...The typical recreational skier isn't going to be able to clock in enough ski days a year to truly crank out what a 'long' ski can deliver; so they limp along each year not quite getting good enough. It does however, sustain a ski 'industry' of instructors, annual new launches of skis and so on... Since then I've been a bit more agnostic. Ultimately, its about having fun and getting down the mountain in a more controlled fashion...
    This pretty much sums up what most avid Skiboards and members of this forum know. The ski industry is one of the worst in sports for pushing "pro style" gear and endless cycles of lessons and/or gadgets to help you ski better when the truth is most skiers just need a pair of short rockered ski to enjoy the mountain. When I took my wife from a 150cm ski to a shorter pair her whole attitude on the mountain changed and she started having fun again.

    So find what works for you and keeps you on the hill and go for it!!

    Side question: Your profile notes you are based in Singapore .... Where are you skiing? Indoor skiing or are you shooting over to New Zealand or somewhere? Just curious.
    Boards:
    2016 Spruce tuned Head Jr. Caddys - 131cm
    2013 Spruce "CTS" 120s
    2010 Spruce "Yellow/Red" 120s
    2018 Spruce "CTS" Crossbows - 115cm
    2016 RVL8 Spliffs - 109cm
    2008 RVL8 Revolt "City" - 105cm
    2017 RVL8 Sticky Icky Icky - 104cm
    2011 Defiance Blades - 101cm
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  11. #11  
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    Quote Originally Posted by everest8850 View Post
    Wjeong - thanks for chiming in. I recall reading somewhere the severe rear-of-centre (12cm?) setting for the Hagans - fun in powder, but with some tradeoffs. Would mounting a releasable touring binding like the Marker F10/12 in a dead-centred mount help. again - for my objectives and unique context, I wont be skiing fast; shredding powder and making big jumps (!). It would be great if a centre mounted long skiboard could work for me both on groomers (80%) with some backcountry skinning capability. Or maybe shift the mounting 6cm rear of centre only...(??)

    I've found quite a few short skis in the 140cm range from the Rossignol Smash 7 to quite afew others. Just wondered if it was worth pursuing research into the longer skiboards. Spruce Sherpas a bit too wide I think for me. Not sure about the Summit Marauders. I think if I went "skiboard" - itd have to be the longer types and there are so few out there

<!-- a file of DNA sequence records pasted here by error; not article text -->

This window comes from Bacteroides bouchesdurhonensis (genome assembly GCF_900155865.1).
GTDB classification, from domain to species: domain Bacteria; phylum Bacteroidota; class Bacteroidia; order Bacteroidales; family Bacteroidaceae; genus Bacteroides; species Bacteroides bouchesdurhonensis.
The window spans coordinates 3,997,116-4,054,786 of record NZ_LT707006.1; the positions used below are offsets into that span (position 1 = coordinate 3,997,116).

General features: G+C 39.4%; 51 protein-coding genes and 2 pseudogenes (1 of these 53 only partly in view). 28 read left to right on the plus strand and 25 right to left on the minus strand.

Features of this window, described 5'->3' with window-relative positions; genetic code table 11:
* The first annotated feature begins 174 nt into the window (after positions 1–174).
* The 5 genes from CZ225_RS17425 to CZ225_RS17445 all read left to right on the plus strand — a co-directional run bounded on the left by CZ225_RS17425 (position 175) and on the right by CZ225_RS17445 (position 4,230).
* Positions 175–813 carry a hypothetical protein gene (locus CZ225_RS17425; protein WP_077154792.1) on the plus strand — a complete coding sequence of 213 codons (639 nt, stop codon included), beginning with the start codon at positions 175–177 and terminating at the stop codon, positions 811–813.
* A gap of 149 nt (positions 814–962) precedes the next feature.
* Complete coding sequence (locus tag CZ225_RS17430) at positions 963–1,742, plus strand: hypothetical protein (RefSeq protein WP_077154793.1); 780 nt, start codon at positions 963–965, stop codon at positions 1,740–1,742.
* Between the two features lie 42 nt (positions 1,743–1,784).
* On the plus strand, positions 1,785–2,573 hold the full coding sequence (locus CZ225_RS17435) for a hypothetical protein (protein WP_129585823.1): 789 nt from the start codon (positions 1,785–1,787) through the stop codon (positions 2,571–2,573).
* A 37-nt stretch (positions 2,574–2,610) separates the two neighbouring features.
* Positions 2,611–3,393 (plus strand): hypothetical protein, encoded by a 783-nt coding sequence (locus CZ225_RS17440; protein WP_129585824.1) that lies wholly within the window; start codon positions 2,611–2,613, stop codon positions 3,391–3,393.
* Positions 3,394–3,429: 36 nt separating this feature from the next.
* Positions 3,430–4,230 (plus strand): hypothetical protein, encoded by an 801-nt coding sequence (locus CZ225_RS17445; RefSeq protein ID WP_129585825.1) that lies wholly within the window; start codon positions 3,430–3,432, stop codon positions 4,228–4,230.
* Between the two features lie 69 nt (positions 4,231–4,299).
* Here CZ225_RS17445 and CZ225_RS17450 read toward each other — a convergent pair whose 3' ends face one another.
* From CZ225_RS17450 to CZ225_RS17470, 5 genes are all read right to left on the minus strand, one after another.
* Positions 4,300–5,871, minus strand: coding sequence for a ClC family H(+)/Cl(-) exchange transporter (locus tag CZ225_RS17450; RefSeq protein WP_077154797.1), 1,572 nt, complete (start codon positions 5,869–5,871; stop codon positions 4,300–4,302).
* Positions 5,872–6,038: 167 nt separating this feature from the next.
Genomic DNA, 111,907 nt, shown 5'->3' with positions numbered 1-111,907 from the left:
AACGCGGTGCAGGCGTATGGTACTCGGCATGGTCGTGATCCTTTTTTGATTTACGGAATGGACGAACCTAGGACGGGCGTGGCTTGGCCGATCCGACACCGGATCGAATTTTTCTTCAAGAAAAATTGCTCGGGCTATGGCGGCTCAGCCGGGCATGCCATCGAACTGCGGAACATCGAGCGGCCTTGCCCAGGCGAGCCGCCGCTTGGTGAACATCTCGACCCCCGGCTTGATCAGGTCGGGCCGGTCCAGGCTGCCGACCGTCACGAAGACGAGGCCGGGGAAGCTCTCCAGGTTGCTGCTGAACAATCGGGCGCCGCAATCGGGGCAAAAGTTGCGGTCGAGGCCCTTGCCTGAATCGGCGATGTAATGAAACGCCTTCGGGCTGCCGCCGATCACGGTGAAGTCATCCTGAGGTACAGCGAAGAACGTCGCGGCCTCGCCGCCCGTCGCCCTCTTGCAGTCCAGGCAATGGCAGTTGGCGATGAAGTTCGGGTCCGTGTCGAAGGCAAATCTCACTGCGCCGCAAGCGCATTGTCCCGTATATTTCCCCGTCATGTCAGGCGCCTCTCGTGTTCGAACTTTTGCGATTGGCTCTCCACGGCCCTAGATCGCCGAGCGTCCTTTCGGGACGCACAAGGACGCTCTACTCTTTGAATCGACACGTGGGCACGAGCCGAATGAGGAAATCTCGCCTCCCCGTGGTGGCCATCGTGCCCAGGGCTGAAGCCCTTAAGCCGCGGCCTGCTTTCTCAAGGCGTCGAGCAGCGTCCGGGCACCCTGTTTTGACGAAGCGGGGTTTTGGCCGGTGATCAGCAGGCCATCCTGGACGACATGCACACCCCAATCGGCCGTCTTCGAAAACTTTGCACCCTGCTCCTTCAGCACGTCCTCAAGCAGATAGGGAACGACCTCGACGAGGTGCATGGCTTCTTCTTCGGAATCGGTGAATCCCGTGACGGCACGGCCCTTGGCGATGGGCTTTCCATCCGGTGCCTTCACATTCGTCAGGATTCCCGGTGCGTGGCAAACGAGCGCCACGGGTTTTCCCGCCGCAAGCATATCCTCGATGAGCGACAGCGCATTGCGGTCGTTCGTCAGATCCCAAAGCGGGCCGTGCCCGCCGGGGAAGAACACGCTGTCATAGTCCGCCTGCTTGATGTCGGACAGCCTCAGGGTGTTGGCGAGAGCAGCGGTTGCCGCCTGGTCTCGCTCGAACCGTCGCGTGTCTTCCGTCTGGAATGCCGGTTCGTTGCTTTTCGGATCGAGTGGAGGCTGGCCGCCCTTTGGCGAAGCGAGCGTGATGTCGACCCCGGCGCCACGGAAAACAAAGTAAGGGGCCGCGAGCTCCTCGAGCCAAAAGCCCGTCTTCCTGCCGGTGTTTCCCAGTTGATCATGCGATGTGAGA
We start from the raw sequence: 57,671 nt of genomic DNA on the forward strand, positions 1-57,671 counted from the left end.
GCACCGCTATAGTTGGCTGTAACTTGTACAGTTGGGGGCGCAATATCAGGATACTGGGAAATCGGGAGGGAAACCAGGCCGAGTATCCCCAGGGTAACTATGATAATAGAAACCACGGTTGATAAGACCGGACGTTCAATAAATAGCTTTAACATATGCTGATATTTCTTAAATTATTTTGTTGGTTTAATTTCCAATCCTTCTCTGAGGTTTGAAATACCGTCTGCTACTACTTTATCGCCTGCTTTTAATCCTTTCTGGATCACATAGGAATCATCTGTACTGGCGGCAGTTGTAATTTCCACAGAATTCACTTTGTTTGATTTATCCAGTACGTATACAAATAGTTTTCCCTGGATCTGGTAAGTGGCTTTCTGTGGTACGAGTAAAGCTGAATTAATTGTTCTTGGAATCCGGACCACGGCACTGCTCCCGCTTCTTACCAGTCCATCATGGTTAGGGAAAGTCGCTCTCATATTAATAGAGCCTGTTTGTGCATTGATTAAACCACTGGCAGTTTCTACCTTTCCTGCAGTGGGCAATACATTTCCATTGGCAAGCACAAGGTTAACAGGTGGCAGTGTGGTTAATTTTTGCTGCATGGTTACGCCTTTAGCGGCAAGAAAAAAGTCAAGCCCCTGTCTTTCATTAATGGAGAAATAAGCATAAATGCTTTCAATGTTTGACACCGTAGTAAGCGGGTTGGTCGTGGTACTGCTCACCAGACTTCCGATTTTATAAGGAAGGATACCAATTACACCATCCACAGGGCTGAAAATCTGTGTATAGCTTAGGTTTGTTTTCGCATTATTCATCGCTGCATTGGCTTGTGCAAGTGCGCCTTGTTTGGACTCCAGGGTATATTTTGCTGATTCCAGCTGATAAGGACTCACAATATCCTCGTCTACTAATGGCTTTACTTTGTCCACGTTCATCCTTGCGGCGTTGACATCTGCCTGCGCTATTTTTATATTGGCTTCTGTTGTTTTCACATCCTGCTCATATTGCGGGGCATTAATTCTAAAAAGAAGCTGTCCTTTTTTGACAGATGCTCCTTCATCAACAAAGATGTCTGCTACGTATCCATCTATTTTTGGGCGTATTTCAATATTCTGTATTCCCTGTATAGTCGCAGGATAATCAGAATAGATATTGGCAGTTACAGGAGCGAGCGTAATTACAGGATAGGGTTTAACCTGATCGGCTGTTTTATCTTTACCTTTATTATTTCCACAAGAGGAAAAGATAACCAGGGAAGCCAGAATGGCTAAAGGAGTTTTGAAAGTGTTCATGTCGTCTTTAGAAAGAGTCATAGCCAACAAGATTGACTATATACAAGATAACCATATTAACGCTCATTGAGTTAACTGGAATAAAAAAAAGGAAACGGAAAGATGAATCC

tradeoffs, I know - thanks for your expertise and experience for posting here!
    Yes. Mounting the bindings forward helps a lot with the Hagan. However, you will lose some of the powder handling capability and have to sit back in powder.
    Now: 08 Sherpa's (2), Atomic 120's, 2011 Summit Marauders, 2013 125 Protos, 125 LEs, 2014 Sherpas, Osprey protos, 2015 Blunt XL's, 2016 Ospreys, Ethan Too twintip skis,2017 Shredfest One of kind Spliffs, 2018 Crossbows
    Bindings: Spruce Risers and Tyrolia LD12's
    Boots: Full Tilt Booters, Tecnica Agent 110
    History: Atomic shorty's, Sporten, Groove Taxis, Head 94's, ALPs, Spruce 120 Blue boards, Custom Lacroixs, Rocker Condors, 08 Summit 110's, Hagan offlimits 133's, Rossi 130's
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  12. #12  
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    Quote Originally Posted by Bad Wolf View Post
    There are many advantages to skiboards. There are quick to turn, nimble, maneuverable, versatile, but the cost for all that fun is fore/aft stability. Skiboards can be hard work. Not so much on the groomers, but certainly in the bumps, the tress, powder and crud. Of course the better your ability to balance, the less work you need to stay upright. As you move up in length from skiboards to skis, there will be a trade off with maneuverability for stability. The injuries you have will effect that equation, so the key may be finding just the right length that still lets you have fun, but without the work.

    You mentioned a difficulty in getting forwards on the ski to pressure the tips. despite the challenges shorter skis present with fore/aft balance, they do ride well with a centered stance, so maybe not a bad idea.

    I never used to ride anything over 100cm, but my knees and back are finding it harder and harder to enjoy my time on the slopes. I moved to the 130 cm Sherpas towards the end of this season and was still able to have fun and stay out longer. A couple of years ago I also swapped from non release bindings to release bindings on a riser. The ability to just step in and go is so much easier than bending over to snap on toe clips and do up leashes. Getting old, but still having fun.